Adjusting to Advances in Technology
There are fabulous and innovative new technologies available for teachers to use in the classroom. However, the classroom environment is rarely ideal for teachers because they have to deal with district wide budgets, large classroom sizes, and limited prep hours on the clock. Newer teachers, who may have used the original versions of new technology while they were in high school or college, may have already trained themselves to use current technological advances. On the other hand, teachers who have 15+ years experience were trained in more traditional ways of teaching.
Sometimes the traditional version is the best while other times the latest and greatest is the way to go (READ: “Grades: The Holiday Season Slump“). Good teachers will adjust to what their students need and each students is different, however it is difficult to find the delicate balance between old school and new school technology. Teachers are generally left to train themselves but can make it easier by taking the following steps.
1. Keep it simple
Educational technology is offered in many forms, ranging from the incredibly straightforward and user-friendly version to the highly complicated and confusing. Because classroom hours are precious and students’ minds wander quickly, it’s best to keep technology simple at first. Teachers and students alike will become easily frustrated with technology that has several glitches or that simply doesn’t work. Students can use basic calculator apps or the simple yet highly useful applications on IDroo to start; once they adjust they can move on to more complicated tasks.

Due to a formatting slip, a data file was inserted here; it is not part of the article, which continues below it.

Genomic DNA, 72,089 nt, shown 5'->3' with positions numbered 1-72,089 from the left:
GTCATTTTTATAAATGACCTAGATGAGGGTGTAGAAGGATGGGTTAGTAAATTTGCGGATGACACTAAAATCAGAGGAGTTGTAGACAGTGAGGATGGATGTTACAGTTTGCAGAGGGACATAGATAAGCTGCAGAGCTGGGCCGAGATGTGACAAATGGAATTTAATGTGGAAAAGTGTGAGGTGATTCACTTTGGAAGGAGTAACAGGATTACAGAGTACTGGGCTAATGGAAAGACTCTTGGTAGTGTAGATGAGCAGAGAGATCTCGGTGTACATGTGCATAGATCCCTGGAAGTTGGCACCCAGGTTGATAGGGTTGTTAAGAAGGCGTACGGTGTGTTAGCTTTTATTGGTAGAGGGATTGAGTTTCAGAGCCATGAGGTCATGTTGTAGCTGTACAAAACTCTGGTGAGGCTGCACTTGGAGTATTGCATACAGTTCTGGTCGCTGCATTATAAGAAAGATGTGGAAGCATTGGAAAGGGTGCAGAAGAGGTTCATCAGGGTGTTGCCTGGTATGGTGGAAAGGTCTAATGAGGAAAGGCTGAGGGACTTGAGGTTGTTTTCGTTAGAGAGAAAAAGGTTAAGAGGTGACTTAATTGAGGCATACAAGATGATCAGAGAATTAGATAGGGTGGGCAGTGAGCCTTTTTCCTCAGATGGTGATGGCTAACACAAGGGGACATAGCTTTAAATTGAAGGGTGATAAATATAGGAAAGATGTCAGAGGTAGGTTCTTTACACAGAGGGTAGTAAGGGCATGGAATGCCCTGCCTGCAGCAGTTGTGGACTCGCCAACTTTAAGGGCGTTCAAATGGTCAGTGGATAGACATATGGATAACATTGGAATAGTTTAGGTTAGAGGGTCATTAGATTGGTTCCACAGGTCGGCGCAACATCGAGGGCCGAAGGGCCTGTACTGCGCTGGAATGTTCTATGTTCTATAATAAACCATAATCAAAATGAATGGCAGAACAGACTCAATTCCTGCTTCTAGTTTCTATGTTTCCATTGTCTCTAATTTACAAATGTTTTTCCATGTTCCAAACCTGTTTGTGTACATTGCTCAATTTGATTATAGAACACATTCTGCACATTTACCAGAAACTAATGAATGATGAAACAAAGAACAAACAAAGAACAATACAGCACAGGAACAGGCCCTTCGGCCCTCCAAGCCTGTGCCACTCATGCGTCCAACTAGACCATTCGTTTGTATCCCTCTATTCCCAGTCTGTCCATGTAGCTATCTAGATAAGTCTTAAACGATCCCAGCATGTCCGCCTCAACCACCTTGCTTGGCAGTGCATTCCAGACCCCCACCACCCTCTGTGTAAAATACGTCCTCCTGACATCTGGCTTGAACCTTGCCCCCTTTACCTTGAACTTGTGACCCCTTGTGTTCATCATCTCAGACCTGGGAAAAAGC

2. Work within the budget
All teachers, whether they work at a public or private school, are required to stay within a budget. Depending on the district, some schools will have adequate means while others will struggle to meet the basic department needs. Teachers should not feel pressured to try and work outside their budget or spend money. Much of the newer educational technology is free or very low cost and, as a result, can serve teachers working with any budget.
3. Limit new technology to benefit the typical student
While adjusting to ever updating technology, it’s a good idea to stick with the materials that students can use the most. Some new technology is exciting and intricate but may only meet the needs of some students. Sticking to advances that can serve the universal student population can keep the classroom environment simple and orderly. Of course, students who fall out of the “average” range should not be forgotten but finding out what serves each student as an individual takes time (READ: “What Kind of Technology Should I Use to Help Me Study?”).
4. Let the consumer serve as beta testers
College students and young professionals are reported to be interested in technology more than any other group. Let the consumer try out new technologies as they are released. For the most part, any particular technology is made better in the second or third generation of the product or service. Although it is tempting to rush out and get the latest and greatest, the teacher’s time and budget is valuable and educators may be better served by waiting for the second version of any particular program or product.
5. Adjust slowly
Attempting to learn five new products over one summer can be overwhelming. It’s a good idea for teachers to adjust to new technology slowly. This way, teachers can integrate the technology in a way that will not overwhelm themselves or their students. Many students in high school will not have been exposed to our current technologies when they were in the lower grades (READ: “Superfoods and Testing”). On the other hand, elementary students are probably more used to reading an e-book then an actual book. Regardless of the student age group, it’s important that the student and teacher have time to adjust to new technologies so that they don’t become an undue stress factor.
The technological tools that are currently available are exciting and make life easier. Regardless of their benefits, a mild adjustment is required for a collaborative classroom environment to accept them openly.
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